Monday, 30 November 2009

RTK: Bla Kantunieri: Kummenti fuq l-Imam el Sadi

Programm tar-Radju imxandar fit-30 ta' Novembru 2009 f' 12:20 u fit-20:05

Sunday, 29 November 2009

Guardian: Gay Argentine couple's wedding plans divide an entire continent

Two Argentinians will this week become the first gay couple in Latin America to get married, following a three-year campaign that pitted politician against politician, overturned laws and angered millions of Catholics

Alex Freyre and partner Jose Maria Di Bello, Latin America's first same-sex couple to be granted a marriage licence Photograph: Marcos Brindicci/Reuters

The Beruti register office in the Palermo district of Buenos Aires will never have witnessed a marriage like it. On Tuesday, Alex Freyre and José María Di Bello, who met three years ago at a conference on HIV, will make history and divide a continent as they become Latin America's first gay married couple.

The ceremony will be a tribute to their determination as well as their love for each other, after a bitter three-year campaign which has divided a city, outraged Argentina's powerful Roman Catholic church and overturned the constitution.

Freyre and Di Bello's forthcoming nuptials have been debated on television, in churches and on the street. Hostile posters can be found on billboards across the city. But, in Di Bello's words, nothing can now prevent him and his partner becoming "husband and husband".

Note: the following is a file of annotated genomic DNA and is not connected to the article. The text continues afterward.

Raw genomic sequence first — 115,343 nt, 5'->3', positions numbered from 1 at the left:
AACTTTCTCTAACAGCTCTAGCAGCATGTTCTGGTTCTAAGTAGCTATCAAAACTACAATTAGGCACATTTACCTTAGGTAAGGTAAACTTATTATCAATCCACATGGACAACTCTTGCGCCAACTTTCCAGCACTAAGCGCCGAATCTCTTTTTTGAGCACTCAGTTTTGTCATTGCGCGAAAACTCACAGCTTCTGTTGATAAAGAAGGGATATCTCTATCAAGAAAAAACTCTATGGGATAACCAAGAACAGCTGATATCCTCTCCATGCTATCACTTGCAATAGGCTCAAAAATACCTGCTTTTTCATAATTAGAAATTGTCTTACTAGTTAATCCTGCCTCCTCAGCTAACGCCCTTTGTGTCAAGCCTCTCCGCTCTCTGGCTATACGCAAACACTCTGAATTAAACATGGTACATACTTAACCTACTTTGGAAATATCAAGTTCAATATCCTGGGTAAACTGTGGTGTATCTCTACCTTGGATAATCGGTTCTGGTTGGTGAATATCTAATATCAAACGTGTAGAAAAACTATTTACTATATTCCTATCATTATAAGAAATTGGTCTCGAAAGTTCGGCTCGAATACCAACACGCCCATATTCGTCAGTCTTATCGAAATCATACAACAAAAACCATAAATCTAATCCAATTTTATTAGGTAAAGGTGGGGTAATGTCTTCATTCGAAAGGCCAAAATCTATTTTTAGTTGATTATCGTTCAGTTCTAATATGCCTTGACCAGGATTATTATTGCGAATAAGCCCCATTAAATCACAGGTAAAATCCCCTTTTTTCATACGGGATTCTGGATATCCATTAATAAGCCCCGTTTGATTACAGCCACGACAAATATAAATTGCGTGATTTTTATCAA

Not surprisingly, the marriage is already being hailed by equality activists as a significant triumph against the odds in a traditionally macho society. Argentina – and Latin America in general – is not known for a tolerance of sexual diversity, and violence against gays is an everyday occurrence.

"This marriage is bigger than José María and I," Freyre told theObserver. "It is a victory for all who face prejudice and discrimination across Latin America and the Caribbean. It is proof that at last the grip of the Catholic church is slipping across Latin America, the system that has kept gay communities silent and fearful is crumbling. What is happening on Tuesday is a strike against those attitudes that have repressed sexual rights across this continent for too long."

The most controversial marriage in Argentina's history became possible when a city court judge ruled that it was unconstitutional for civil law to stipulate that a marriage can exist only between a man and a woman. The marriage licence was granted on 16 November. Since then, the couple and their lawyers have come under virulent attack from church leaders, who have warned that the marriage could act as the catalyst for the swift decline of the continent's traditional family values.

The archbishop of Buenos Aires, Jorge Bergoglio, has publicly lashed out at the city's mayor, Mauricio Macri, who decided not to lodge an appeal against the judge's decision to grant the marriage licence. An appeal by the city government against the judge's ruling would, in effect, have overturned the judge's decision and stopped the licence being granted. Bergoglio said that, in failing to act, Macri had "gravely failed" at his task of governing.